Sports / Olympic Games

Rio Olympics better serves the city than World Cup: Rio mayor Paes

(Xinhua) Updated: 2016-04-27 09:21

RIO DE JANEIRO - With the Rio Olympics only 100 days away, the city mayor of Rio de Janeiro Eduardo Paes told Xinhua that the Games will bring more benefits to the city than FIFA World Cup two years ago.

"There is a common sense - valued by the International Olympic Committee as well - that hosting the Olympic and Paralympic Games is only worth for a city if the event promotes transformations that will benefit its citizens," said Paes in a email interview with Xinhua.

"The Games are an opportunity, the catalyst, for solving questions that had been compromising the quality of life of Rio's citizens for decades."

Before the 2014 World Cup, there were lots of protests in Brazil towards holding such big scale event, while the IOC said that a recent survey shows 70 percent of local people support the Olympics.

"As for the World Cup, there was barely any legacy to the population. The investment was centered in building or revamping stadiums. Rio 2016 Games were planned having the legacy in mind, as previously described, and the message has been clearly sent to the population - who has been taking part in the legacy projects that the event is producing even before the event itself happens," said Paes.

In the Games' preparation, Brazilian government issued the Public Policy Regulation, gathering 27 projects propelled by the Olympic and Paralympic Games. They are infrastructure and public policies projects in the areas of mobility, environment, urbanization, sport, education and culture. Fourteen out of these twenty-seven projects are being carried out by Rio City Hall, ten by the state government and three by the federal government.

"We are promoting a huge transformation in mobility, implementing four BRT lines - and two of them are already in use. From the venues that are ready, I would like to highlight the Future Arena in the Olympic Park - which will be transformed after the Games in four 500-student public schools-; and the Whitewater Stadium in Deodoro - which was already used last summer as a free swimming pool in an area missing leisure options and with a concentration of youngsters. After the Games, the venue will be back to this use," Paes said.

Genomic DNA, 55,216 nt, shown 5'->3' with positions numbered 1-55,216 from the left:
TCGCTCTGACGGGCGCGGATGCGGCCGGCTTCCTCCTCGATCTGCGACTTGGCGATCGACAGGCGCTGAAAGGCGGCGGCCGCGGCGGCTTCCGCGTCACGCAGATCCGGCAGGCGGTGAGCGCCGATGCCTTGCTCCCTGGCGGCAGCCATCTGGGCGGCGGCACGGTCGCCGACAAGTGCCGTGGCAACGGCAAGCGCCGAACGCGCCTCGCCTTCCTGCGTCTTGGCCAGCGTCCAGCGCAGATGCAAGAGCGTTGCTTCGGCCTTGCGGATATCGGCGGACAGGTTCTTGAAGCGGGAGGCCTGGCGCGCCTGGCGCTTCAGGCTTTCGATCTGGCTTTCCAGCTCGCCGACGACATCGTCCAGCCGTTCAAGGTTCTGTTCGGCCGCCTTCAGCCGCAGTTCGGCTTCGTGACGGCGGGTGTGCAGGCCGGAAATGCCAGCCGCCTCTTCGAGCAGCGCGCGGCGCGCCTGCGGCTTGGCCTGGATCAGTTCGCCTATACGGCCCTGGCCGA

The Olympics will also be an opportunity for people in "Soccer Kingdom" to know more Olympic sports.

"Brazilians love football, and love sports in general - to not only watch and cheer, but also to take part in it. A stroll by the seaside or on Lagoa Rodrigo de Freitas shore in Rio is enough to understand this love for sports. I am sure that Cariocas and Brazilians in general are in high expectation for the Games in the most well known Brazilian city abroad," added Paes.

Paes admitted that the current political and economic crisis in Brazil "is part of our reality". "But our country has shown it has mature institutions to deal with it, and as such, there is no influence on the last lap of the Games preparation."

Olympic preparation is entering the final operational phase. However, some international sports federations expressed concerns over problems with venues, including power failures, scoring system, and the absence of sports facility at the gymnastics arena last week.

"Test-events exist for the sole purpose of testing the venues. It allows us to identify the problems and correct them. All the efforts made by the City Hall are directed at discovering eventual problems and correct them before the Games. I am confident that once time comes, during the Games, everything will work properly," Paes said.

He also doesn't worry about the ticket sales. So far, 62 percent of tickets for the Olympic Games have been sold.

"Brazilians tend to buy tickets for cultural or sports events once the date approaches. The semi-finals and finals of various disciplines are already sold out. We are certain that we will see full stadiums and arenas for the Olympic competitions."

Earlier this month IOC chief Thomas Bach guaranteed the Games would be safe for sailing events despite concerns about water quality in Rio's Guanabara Bay.

The Rio government has admitted it won't be able to meet a 2009 pledge to reduce pollution in the bay by 80 percent ahead of the Games.

"The pollution of our water is a theme that is much more important to the citizens than to the athletes. Athletes will spend a few days in our city; we live here," Paes said.

"As for the Games, the authorities are taking every possible step to make sure the athletes' performance is not compromised by whatever reason it might be. Even if the conditions are not the ideal ones, there will be no harm to their performance or their health."

While most of Rio's Olympic sports venues are on track to be completed on time, there have been concerns about delays in new transport links, particularly a new subway line 4 connecting the city to Olympic Park in Barra da Tijuca.

Hundreds of engineers and laborers are working around the clock to complete the project before its July deadline.

"When it comes to subway line 4, we are in constant contact with the State Government and we have information that it will be ready to be used by the public during the Games," added Paes.

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